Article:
Light is the main signal we receive from space. Almost everything we know about space has been found by measuring light. One of the main ways to measure light is to look at the brightness. Measuring the brightness of something in space isn't as easy as you'd think though. It can be done in a few different ways.
Often magnitudes are used to describe the brightness of an object. They come in 2 forms: absolute and apparent. This is because how bright an object in space looks depends on how far away from Earth it is. The apparent magnitude is how bright the object appears from Earth. The absolute magnitude is how bright the object would be if it were placed at a set distance from the Earth of 10 parsecs.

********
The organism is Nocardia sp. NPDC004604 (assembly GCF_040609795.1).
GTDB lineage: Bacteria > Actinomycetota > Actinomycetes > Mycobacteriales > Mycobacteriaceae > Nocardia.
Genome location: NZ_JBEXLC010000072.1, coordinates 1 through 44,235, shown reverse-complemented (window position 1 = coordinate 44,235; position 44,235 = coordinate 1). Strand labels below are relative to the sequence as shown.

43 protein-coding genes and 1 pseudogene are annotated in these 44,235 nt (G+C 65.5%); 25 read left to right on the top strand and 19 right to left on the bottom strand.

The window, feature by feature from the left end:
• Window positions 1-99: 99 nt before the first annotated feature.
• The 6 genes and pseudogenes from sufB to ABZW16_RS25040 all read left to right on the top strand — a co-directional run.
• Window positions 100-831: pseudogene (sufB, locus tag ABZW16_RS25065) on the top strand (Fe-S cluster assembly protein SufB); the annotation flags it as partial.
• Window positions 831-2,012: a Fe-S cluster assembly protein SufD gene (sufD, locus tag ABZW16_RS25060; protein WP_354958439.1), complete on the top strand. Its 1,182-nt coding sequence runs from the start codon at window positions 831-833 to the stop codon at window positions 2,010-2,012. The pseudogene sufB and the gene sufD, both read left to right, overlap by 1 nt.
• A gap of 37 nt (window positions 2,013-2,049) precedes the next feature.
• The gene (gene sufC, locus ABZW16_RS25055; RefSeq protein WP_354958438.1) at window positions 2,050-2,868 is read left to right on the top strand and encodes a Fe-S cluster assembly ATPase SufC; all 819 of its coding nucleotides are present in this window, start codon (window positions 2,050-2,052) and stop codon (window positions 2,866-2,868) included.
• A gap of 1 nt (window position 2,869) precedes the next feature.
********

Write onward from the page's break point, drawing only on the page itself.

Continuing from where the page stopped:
Brightness in astronomy can also be measured using luminosity. This is a more physical measurement. It measures the energy output of the object. This is done by looking at how much light is given out by the object over time. The units of luminosity are more standard, given in Watts - much like a light bulb! A typical LED light bulb in a house might be 20 Watts - the Sun is 20 million billion billion (2 x 1025) times brighter!